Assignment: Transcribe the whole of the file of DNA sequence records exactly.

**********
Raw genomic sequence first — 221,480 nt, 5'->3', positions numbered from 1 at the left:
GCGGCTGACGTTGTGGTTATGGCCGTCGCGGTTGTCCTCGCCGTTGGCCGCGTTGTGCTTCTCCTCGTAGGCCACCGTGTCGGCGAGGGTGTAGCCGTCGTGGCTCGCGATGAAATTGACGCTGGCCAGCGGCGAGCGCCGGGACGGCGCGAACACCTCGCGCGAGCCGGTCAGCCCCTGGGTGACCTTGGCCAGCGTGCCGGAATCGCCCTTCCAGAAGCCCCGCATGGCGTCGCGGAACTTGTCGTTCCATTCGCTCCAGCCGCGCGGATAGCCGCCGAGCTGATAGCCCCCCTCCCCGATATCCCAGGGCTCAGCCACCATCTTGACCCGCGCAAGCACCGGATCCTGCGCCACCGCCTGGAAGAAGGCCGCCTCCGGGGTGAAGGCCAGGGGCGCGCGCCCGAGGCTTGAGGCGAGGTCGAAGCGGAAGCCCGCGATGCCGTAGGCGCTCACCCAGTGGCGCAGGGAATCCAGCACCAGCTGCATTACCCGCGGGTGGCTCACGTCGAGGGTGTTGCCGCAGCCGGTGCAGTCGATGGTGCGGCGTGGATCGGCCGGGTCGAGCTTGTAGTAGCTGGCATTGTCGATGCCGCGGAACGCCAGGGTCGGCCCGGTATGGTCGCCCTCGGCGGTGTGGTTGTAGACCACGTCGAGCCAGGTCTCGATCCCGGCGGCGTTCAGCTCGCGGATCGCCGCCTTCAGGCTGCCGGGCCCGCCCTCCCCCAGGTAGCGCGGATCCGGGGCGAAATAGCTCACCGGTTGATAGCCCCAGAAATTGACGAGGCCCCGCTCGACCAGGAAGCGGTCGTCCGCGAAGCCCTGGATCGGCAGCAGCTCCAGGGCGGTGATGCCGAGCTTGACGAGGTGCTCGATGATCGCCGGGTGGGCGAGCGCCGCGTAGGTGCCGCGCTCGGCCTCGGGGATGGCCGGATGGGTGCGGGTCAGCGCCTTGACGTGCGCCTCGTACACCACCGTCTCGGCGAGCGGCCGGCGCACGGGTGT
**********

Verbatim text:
Raw genomic sequence first — 221,480 nt, 5'->3', positions numbered from 1 at the left:
GCGGCTGACGTTGTGGTTATGGCCGTCGCGGTTGTCCTCGCCGTTGGCCGCGTTGTGCTTCTCCTCGTAGGCCACCGTGTCGGCGAGGGTGTAGCCGTCGTGGCTCGCGATGAAATTGACGCTGGCCAGCGGCGAGCGCCGGGACGGCGCGAACACCTCGCGCGAGCCGGTCAGCCCCTGGGTGACCTTGGCCAGCGTGCCGGAATCGCCCTTCCAGAAGCCCCGCATGGCGTCGCGGAACTTGTCGTTCCATTCGCTCCAGCCGCGCGGATAGCCGCCGAGCTGATAGCCCCCCTCCCCGATATCCCAGGGCTCAGCCACCATCTTGACCCGCGCAAGCACCGGATCCTGCGCCACCGCCTGGAAGAAGGCCGCCTCCGGGGTGAAGGCCAGGGGCGCGCGCCCGAGGCTTGAGGCGAGGTCGAAGCGGAAGCCCGCGATGCCGTAGGCGCTCACCCAGTGGCGCAGGGAATCCAGCACCAGCTGCATTACCCGCGGGTGGCTCACGTCGAGGGTGTTGCCGCAGCCGGTGCAGTCGATGGTGCGGCGTGGATCGGCCGGGTCGAGCTTGTAGTAGCTGGCATTGTCGATGCCGCGGAACGCCAGGGTCGGCCCGGTATGGTCGCCCTCGGCGGTGTGGTTGTAGACCACGTCGAGCCAGGTCTCGATCCCGGCGGCGTTCAGCTCGCGGATCGCCGCCTTCAGGCTGCCGGGCCCGCCCTCCCCCAGGTAGCGCGGATCCGGGGCGAAATAGCTCACCGGTTGATAGCCCCAGAAATTGACGAGGCCCCGCTCGACCAGGAAGCGGTCGTCCGCGAAGCCCTGGATCGGCAGCAGCTCCAGGGCGGTGATGCCGAGCTTGACGAGGTGCTCGATGATCGCCGGGTGGGCGAGCGCCGCGTAGGTGCCGCGCTCGGCCTCGGGGATGGCCGGATGGGTGCGGGTCAGCGCCTTGACGTGCGCCTCGTACACCACCGTCTCGGCGAGCGGCCGGCGCACGGGTGT